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Russian Pollster to Skip Presidential Vote Amid Kremlin Squeeze

People pass by a billboard with an image of Russian President Vladimir Putin with lettering "Strong president - Strong Russia" in Saint Petersburg on Jan. 12, 2018. 

People pass by a billboard with an image of Russian President Vladimir Putin with lettering "Strong president - Strong Russia" in Saint Petersburg on Jan. 12, 2018. 

Photographer: Olga Maltseva/AFP via Getty Images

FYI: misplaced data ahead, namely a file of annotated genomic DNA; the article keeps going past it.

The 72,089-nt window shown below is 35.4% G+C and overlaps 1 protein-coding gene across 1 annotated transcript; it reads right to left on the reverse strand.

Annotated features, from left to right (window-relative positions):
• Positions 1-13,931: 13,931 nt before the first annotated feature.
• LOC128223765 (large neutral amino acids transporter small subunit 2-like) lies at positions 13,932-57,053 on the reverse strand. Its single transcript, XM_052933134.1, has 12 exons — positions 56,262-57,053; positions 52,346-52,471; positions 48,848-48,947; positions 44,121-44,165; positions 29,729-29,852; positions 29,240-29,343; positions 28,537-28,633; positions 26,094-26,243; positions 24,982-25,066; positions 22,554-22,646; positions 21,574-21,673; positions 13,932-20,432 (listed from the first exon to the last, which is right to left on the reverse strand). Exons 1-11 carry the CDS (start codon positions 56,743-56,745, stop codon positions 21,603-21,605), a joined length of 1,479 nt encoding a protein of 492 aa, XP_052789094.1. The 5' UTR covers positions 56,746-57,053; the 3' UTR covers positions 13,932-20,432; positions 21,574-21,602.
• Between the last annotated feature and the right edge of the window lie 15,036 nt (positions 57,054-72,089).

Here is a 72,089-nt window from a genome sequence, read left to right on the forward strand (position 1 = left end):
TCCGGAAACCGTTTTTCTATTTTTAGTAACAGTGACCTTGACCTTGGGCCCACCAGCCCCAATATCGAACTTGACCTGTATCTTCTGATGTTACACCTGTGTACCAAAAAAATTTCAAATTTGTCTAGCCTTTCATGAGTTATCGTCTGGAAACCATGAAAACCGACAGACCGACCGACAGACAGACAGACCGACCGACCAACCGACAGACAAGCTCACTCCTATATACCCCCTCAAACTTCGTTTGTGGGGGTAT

Russia’s main independent pollster said it has stopped publishing surveys related to the March presidential election for fear of legal problems under a Kremlin-backed law that designated the group a “foreign agent.”

“They simply want to shut our mouth,” Lev Gudkov, director of the Levada Center, said in a telephone interview. The group’s surveys had shown likely turnout in the March 18 contest at about 52-54 percent, far below the levels reported by the two other main polling companies, both of which are controlled by the government. All three show 70-plus percent support for President Vladimir Putin, but low voter participation could undermine Kremlin hopes of winning a resounding mandate in the vote.